VIII. Antibody-mediated inhibition of enzyme replacement therapy - relevance of dose?

I. Project title

Antibody-mediated inhibition of enzyme replacement therapy - relevance of dose?

Determination of Fabry disease patients’ specific anti-drug antibody status against recombinant alpha-galactosidase A and impact on biomarker levels

II. Principle investigator

Univ.-Prof. Dr. Dr. med. Eva Brand, phone: 0049251-8348746, mail: Eva.Brand@ukmuenster.de

Dr. rer. nat. Malte Lenders, phone: 0049251-8348104, mail: Malte.Lenders@ukmuenster.de

University Hospital Münster, Internal Medicine D, Albert-Schweitzer-Campus 1, Building A1, 48149 Muenster, Germany,

III. Project duration

28 months

IV. Background

Fabry disease (FD; OMIM #301500) is an X-linked (Xq22.1) inborn error of glycosphingolipid catabolism resulting from deficient alpha-galactosidase A activity (GLA; 300644) due to mutations mainly in the GLA coding region. While former studies reported the incidence of FD to reach 1:40,000 to 1:120,000 [Meikle et al.1999, Desnick et al. 2001], a recent newborn screening study in males revealed that the GLA mutation rate was ≈1:3,100 [Spada et al. 2006]. FD-specific manifestations result from the differential systemic accumulation of globotriaoslyceramide (Gb3 or GL-3) in the cellular lysosomes [Zarate et al. 2008]. Onset of first symptoms (acroparesthesia, angiokeratoma, abdominal pain, cornea verticillata and hypo- or hyperhidrosis) in affected hemizygous males with low or absent enzymatic GLA activity starts in early childhood. The persistent accumulation of Gb3/GL-3 in cells of different tissues leads to an early onset of stroke, heart or renal failure, and cardiac arrhythmia leading to a severely reduced life expectancy.

Enzyme replacement therapy (ERT) with recombinant alpha-galactosidase A (i.e agalsidase-alfa/-beta) has been shown to be effective in reducing intracellular Gb3 and lyso-Gb3 levels resulting in an improvement of clinical outcomes. However, intravenous infusion of recombinant ERT may cause antibody formation with neutralizing effects on ERT especially in male FD patients. A positive antibody status is associated with an impaired therapeutic effect on Gb3 reduction and consequently impaired clinical outcome of affected patients (Linthorst et al. 2004; Rombach et al. 2012; Lenders et al. 2016).

V. Project rationale

So far only small patient groups have been analyzed for antibody-mediated ERT inhibition and limited data about the capacity to trigger drug-neutralizing antibody production in humans receiving agalsidase-alfa or agalsidase-beta infusions are available. To date, it is unclear if neutralizing properties of antibodies against agalsidase-alfa are similar to those against agalsidase-beta (and vice versa).  In addition, the clinical impact of a supersaturation of ADA titers is unclear. Furthermore, it remains elusive if a dose escalation to supersaturate ADA titers might also trigger further antibody production. However, recent studies demonstrate that even in patients with ADAs the total dose of infused enzyme has a beneficial effect on the biochemical response (i.e. lyso-Gb3) (Arends et al. 2018), which is probably due to the supersaturation of ADAs in affected patients (Lenders et al. 2018).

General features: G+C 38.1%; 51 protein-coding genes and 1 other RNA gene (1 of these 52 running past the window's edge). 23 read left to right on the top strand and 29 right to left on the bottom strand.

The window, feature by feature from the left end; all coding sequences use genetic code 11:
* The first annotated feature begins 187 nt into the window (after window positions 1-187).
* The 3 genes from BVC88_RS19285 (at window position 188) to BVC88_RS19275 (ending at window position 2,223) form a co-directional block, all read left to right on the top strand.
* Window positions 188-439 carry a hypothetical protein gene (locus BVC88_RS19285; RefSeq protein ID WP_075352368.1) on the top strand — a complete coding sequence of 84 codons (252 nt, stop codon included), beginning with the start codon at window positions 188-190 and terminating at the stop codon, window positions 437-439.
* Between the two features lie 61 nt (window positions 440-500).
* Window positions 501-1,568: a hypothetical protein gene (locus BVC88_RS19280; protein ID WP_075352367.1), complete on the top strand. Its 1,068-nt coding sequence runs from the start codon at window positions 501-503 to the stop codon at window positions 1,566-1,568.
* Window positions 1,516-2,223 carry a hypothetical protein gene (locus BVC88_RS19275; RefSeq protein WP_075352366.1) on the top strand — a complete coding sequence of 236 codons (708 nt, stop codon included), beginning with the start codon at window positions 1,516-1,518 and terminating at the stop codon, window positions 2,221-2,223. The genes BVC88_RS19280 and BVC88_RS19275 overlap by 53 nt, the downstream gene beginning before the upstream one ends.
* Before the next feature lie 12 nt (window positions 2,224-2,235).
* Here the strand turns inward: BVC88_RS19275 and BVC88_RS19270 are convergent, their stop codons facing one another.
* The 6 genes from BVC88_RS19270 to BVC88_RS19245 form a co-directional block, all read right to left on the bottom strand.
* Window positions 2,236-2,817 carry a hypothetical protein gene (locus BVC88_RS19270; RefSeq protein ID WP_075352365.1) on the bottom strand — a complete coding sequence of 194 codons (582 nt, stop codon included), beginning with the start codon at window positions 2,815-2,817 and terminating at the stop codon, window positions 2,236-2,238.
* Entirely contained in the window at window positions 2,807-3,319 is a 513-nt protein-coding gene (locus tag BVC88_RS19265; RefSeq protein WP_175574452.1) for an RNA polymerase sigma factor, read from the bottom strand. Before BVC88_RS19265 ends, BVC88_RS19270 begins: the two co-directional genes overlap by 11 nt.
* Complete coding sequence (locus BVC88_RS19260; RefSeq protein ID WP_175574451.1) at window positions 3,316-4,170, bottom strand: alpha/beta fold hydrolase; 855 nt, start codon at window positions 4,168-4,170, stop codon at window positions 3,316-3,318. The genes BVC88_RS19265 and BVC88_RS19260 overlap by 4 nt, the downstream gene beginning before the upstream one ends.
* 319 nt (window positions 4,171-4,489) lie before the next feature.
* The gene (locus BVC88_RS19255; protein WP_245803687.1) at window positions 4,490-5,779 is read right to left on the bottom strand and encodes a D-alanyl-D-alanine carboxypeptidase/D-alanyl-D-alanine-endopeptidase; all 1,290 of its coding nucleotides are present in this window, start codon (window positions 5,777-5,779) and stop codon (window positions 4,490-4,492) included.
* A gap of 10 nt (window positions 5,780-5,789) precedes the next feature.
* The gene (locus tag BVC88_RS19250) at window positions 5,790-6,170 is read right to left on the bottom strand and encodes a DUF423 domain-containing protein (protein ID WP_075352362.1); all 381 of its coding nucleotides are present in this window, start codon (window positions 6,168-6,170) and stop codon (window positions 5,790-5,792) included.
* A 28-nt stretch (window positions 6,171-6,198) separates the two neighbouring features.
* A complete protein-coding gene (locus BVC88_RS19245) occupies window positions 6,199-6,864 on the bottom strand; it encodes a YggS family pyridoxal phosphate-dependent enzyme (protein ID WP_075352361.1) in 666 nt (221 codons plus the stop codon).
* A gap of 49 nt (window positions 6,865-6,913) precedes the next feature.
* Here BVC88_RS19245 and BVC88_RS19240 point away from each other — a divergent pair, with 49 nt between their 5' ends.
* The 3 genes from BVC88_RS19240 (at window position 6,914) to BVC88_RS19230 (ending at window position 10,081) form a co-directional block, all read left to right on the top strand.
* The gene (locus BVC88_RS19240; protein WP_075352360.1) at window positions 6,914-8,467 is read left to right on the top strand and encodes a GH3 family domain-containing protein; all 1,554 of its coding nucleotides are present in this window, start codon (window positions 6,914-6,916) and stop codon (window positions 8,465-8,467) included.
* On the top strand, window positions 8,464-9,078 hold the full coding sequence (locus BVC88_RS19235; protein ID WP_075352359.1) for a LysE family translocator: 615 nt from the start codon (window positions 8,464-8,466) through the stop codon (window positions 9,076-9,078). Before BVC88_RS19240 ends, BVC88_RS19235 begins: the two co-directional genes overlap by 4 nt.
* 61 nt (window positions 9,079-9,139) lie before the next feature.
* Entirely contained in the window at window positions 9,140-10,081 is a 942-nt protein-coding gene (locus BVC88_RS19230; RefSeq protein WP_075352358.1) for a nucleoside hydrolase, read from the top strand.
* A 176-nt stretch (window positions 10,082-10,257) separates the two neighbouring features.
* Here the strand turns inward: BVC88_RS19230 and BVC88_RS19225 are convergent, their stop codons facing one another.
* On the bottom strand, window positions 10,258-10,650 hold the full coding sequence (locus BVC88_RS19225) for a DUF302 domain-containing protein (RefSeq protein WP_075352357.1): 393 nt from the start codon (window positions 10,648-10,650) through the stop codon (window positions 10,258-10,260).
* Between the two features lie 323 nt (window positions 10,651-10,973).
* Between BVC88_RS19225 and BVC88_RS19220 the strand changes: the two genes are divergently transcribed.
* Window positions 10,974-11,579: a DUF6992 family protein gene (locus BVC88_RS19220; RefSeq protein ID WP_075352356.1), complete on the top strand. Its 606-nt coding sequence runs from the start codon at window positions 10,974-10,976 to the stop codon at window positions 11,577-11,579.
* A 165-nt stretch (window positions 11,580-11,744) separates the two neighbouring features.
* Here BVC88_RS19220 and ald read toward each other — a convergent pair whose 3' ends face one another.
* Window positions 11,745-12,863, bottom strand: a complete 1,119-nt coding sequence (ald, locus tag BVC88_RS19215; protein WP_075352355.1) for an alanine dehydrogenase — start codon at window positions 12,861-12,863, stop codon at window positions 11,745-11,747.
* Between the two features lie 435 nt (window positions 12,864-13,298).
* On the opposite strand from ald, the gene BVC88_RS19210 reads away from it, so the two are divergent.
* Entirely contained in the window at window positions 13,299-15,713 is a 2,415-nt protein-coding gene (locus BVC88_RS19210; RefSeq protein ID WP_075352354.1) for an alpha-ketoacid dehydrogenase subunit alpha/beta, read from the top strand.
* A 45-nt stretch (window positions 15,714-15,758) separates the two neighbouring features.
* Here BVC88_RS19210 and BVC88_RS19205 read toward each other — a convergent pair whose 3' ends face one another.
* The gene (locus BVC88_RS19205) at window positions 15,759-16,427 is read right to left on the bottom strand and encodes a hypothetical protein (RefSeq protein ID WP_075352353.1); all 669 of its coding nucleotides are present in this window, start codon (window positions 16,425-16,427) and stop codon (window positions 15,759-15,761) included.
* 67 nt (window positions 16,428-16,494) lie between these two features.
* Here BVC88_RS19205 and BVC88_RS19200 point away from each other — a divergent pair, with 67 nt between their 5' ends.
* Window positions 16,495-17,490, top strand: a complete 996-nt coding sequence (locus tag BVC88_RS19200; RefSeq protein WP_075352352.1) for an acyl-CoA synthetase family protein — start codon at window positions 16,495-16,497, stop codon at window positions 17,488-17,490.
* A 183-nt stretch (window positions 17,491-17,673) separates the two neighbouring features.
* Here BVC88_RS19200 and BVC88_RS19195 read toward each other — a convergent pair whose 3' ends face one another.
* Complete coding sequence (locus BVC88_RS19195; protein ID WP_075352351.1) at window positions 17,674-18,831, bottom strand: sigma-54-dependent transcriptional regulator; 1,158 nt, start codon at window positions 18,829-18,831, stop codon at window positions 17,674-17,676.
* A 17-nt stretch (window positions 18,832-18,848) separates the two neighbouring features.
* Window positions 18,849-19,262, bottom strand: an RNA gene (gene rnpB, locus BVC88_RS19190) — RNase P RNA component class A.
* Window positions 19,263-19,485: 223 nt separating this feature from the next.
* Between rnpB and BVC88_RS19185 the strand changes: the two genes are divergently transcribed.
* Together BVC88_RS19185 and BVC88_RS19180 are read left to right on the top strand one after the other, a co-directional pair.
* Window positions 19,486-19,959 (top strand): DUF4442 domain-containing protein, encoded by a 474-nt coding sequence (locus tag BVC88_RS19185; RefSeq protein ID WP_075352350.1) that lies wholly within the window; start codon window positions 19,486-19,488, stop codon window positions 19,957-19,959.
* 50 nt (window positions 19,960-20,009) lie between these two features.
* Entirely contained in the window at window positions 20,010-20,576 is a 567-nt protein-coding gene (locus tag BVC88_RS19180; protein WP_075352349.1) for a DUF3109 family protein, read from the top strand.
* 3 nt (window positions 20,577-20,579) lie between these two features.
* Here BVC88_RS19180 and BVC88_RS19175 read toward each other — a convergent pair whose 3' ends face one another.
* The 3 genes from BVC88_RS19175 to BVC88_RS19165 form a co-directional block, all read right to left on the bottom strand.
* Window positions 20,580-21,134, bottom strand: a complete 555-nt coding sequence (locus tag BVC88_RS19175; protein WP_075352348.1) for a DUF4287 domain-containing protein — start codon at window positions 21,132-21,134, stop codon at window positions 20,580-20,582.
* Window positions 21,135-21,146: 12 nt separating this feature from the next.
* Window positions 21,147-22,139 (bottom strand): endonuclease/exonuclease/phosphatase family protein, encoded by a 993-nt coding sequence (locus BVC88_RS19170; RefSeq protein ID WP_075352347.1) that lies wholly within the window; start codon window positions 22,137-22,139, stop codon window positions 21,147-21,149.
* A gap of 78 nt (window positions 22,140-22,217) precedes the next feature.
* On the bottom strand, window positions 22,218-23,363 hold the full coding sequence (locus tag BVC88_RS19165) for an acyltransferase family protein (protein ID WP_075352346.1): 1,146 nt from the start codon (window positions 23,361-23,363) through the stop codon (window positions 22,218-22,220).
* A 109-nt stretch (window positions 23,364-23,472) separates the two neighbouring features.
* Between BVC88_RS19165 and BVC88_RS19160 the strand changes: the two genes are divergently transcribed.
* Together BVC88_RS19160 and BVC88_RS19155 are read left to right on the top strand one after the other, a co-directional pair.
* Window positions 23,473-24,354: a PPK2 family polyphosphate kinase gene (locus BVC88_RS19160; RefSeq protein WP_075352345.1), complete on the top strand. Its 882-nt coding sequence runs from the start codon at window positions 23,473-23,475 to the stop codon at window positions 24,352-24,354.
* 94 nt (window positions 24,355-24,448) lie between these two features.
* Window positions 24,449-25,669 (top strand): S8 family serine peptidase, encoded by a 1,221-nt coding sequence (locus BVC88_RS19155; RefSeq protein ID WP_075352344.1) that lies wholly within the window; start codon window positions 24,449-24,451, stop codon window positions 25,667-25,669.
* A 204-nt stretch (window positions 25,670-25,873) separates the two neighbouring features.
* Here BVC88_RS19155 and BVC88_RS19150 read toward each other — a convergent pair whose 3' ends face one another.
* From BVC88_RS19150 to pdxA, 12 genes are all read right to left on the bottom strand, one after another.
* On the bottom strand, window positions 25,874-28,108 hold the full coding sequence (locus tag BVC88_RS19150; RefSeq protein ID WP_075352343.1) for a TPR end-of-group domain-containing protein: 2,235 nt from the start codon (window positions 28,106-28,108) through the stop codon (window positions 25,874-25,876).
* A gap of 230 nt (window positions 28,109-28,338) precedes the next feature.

The project rationale is to determine the neutralizing ADA status in ERT-treated male Fabry patients from several Fabry centers in Germany in order to

  1. identify affected patients at risk,

  2. analyze if the individual infused ERT dose is sufficient to supersaturate ADA titers,

  3. analyze if neutralizing properties of antibodies against agalsidase-alfa are similar to those against agalsidase-beta (and vice versa)

  4. analyze if an approved dose escalation (switch from agalsidase-alfa (0.2 mg/kg) to agalsidase-beta (the dosage of agalsidase-beta will be the recommended dose of 1 mg/kg BW according to the SmPC) triggers further ADA formation,

  5. analyze the effect of neutralizing antibodies on plasma lyso-Gb3 levels, as a marker for the biochemical response.

VI. References

Arends M, Biegstraaten M, Wanner C, Sirrs S, Mehta A, Elliott PM, Oder D, Watkinson OT, Bichet DG, Khan A, Iwanochko M, Vaz FM, van Kuilenburg ABP, West ML, Hughes DA, Hollak CEM. Agalsidase alfa versus agalsidase beta for the treatment of Fabry disease: an international cohort study. J Med Genet. 2018 Feb 7. pii: jmedgenet-2017-104863

Desnick RJ, Ioannou YA, Eng CM. Alpha-galactosidase A deficiency: Fabry disease. In: The metabolic bases of inherited disease, 8th edition. New York: McGraw-Hill, 2001: 3733-3774.

Meikle PJ, Hopwood JJ, Clague AE, Carey WF. Prevalence of lysosomal storage disorders. JAMA. 1999, 281: 249-254.

Lenders M, Stypmann J, Duning T, Schmitz B, Brand SM, Brand E. Serum-mediated inhibition of enzyme replacement therapy in Fabry disease. J Am Soc Nephrol. 2016, 27:256-264

Lenders M, Schmitz B, Brand SM, Foell D, Brand E. Characterization of drug-neutralizing antibodies in patients with Fabry disease during infusion. J Allergy Clin Immunol. 2018, 141: 2289-2292.e7

Linthorst GE, Hollak CE, Donker-Koopman WE, Strijland A, Aerts JM. Enzyme therapy for Fabry disease: neutralizing antibodies towards agalsidase alpha and beta. Kidney Int. 2004, 66:1589-1595.

Rombach SM, Aerts JM, Poorthuis BJ, Groener JE, Donker-Koopman W, Hendriks E, Mirzaian M, Kuiper S, Wijburg FA, Hollak CE, Linthorst GE. Long-term effect of antibodies against infused alpha-galactosidase A in Fabry disease on plasma and urinary (lyso)Gb3 reduction and treatment outcome. PLoS One. 2012, 7:e47805.

Spada M, Pagliardini S, Yasuda M, Tukel T, Thiagarajan G, Sakuraba H, Ponzone A, Desnick RJ: High incidence of later-onset Fabry disease revealed by newborn screening. Am J Hum Genet. 2006;79: 31-40.

Zarate YA, Hopkin RJ. Fabry’s disease. Lancet. 2008; 372: 1427-1435.

VII. Funding

This project is funded by Sanofi-Aventis Deutschland GmbH.